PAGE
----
German philosopher Nietzsche knew them well:

“Ah! I have known noble ones who lost their

Highest hope. And then they disparaged all

High hopes.

Then lived shamelessly in

Temporary pleasures, and beyond the

Day had hardly an aim.

Then broke the wings of their spirit.

Once they thought of becoming heroes;

But sensualists are they now.

A trouble and a terror

Is the hero to them.” — ‘Zarathustra’

Many Dragons
From ‘Dungeons and Dragons. All rights reserved.

Three years ago, I woke up from a 40-year lie and upended my life to pursue my boyhood dream of becoming a writer. Soon after declaring my intention, a horde of Dream-Scorching Dragons lined up ahead of my path and began to blow their disheartening fire. Not least, my father, who, while often my most ardent cheerleader, also spat numbing venom, making me question my sanity. It was, I suppose, a twisted form of payback.

Dream-Scorching Dragons are shapeshifters. Whether with good or bad intent, those closest to you will be the ones most likely to make you hesitate or give up on your dream altogether. They’ll either presume to know what’s best for you, or appeal to your sense of duty to place their interests ahead of your own.

“You shall be treated to the ironical smiles and mockings of those who remain behind you. What beckonings of love you receive you shall only answer with passionate kisses of parting. You shall not allow the hold of those who spread their reach’d hands toward you.” — Walt Whitman, ‘Song of the Open Road’

It took every ounce of resolve for me to resist the clutch of those outreached hands trying to hold me back. It also took a heavy dose of selfishness… of the good kind I mean, defined by philosopher Alain de Botton as one that involves the courage to give priority to ourselves and our concerns at particular points; the confidence to be forthright about our needs, not in order to harm or reject other people, but in order to serve them in a deeper, more sustained and committed way over the long term.

After all, one cannot fully love others while denying oneself. Only in fullness does one overflow.

If we turn our backs on our aspirations and remain shut within the walls of what appears safe or practical, we will become dead in life… forever haunted by regrets as poet Rainer Maria Rilke poignantly foretold:

“Sometimes a man stands up during supper

and walks outdoors, and keeps on walking,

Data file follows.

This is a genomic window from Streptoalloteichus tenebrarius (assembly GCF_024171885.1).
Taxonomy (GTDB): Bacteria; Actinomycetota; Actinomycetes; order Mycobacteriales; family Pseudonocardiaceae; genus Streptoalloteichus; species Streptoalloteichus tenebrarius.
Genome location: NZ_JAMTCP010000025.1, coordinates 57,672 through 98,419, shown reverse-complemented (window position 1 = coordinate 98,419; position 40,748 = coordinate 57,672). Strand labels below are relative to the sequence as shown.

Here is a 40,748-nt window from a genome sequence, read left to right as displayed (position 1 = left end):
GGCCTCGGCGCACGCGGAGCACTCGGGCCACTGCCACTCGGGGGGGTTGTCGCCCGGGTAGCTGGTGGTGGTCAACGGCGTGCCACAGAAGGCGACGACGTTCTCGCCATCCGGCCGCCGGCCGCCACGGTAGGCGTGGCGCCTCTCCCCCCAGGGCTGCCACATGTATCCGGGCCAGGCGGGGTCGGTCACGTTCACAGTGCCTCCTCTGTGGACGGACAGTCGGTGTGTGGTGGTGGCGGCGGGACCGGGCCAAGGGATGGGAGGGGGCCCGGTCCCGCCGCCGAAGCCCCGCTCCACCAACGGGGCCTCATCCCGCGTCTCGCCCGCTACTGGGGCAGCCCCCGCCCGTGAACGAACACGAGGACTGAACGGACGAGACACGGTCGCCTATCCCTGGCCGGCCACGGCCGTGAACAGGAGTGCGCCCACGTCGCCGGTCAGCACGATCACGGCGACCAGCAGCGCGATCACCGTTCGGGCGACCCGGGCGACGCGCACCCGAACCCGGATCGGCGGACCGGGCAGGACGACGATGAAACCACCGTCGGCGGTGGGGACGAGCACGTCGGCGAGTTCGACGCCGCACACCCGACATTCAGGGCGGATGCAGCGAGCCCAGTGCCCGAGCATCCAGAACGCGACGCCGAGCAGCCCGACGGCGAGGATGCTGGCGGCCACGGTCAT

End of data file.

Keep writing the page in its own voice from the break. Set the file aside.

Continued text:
because of a church that stands somewhere in the East.

And his children say blessings on him as if he were dead.

And another man, who remains inside his own house,

stays there, inside the dishes and in the glasses,

so that his children have to go far out into the world

toward that same church, which he forgot.”

I did not wish to remain “inside the dishes and the glasses” leaving it up to my children to do what only I was meant to do. Nor did I want to be like so many fathers who exact on the hides and hearts of their children the ire of their frustrations, the thunderbolts of their distress, the dull ache of their tedious, apathetic existence, and the festering wounds of their unfulfilled desires.

Neither should you.

Answering the call of your true destiny will require a stout heart, self-love, a firm intention, and unwavering resolve.

For some of us, it also requires a touch of madness.

A man needs a little madness, or else he never dares cut the rope and be free!”  — Nikos Kazantzakis

To arm you for battle against the Dream-Scorching Dragons who will try to hold you back, I give you this weapon, forged by the mighty pen of poet Mary Oliver:

“One day you finally knew

what you had to do, and began,

though the voices around you

kept shouting

their bad advice —

though the whole house

began to tremble

and you felt the old tug

at your ankles.

But you didn’t stop.

You knew what you had to do.

Little by little,

as you left their voice behind,

the stars began to burn

and there was a new voice

which you slowly

recognized as your own,

that kept you company

as you strode deeper and deeper

into the world,

determined to do

the only thing you could do —

determined to save

the only life you could save.

Now tell me…

What is it you plan to do

with your one wild and precious life?”


 

Read Episode I: Overcoming the Ice Dragon of Self Doubt.

Read the Dragon Series in my book for boys.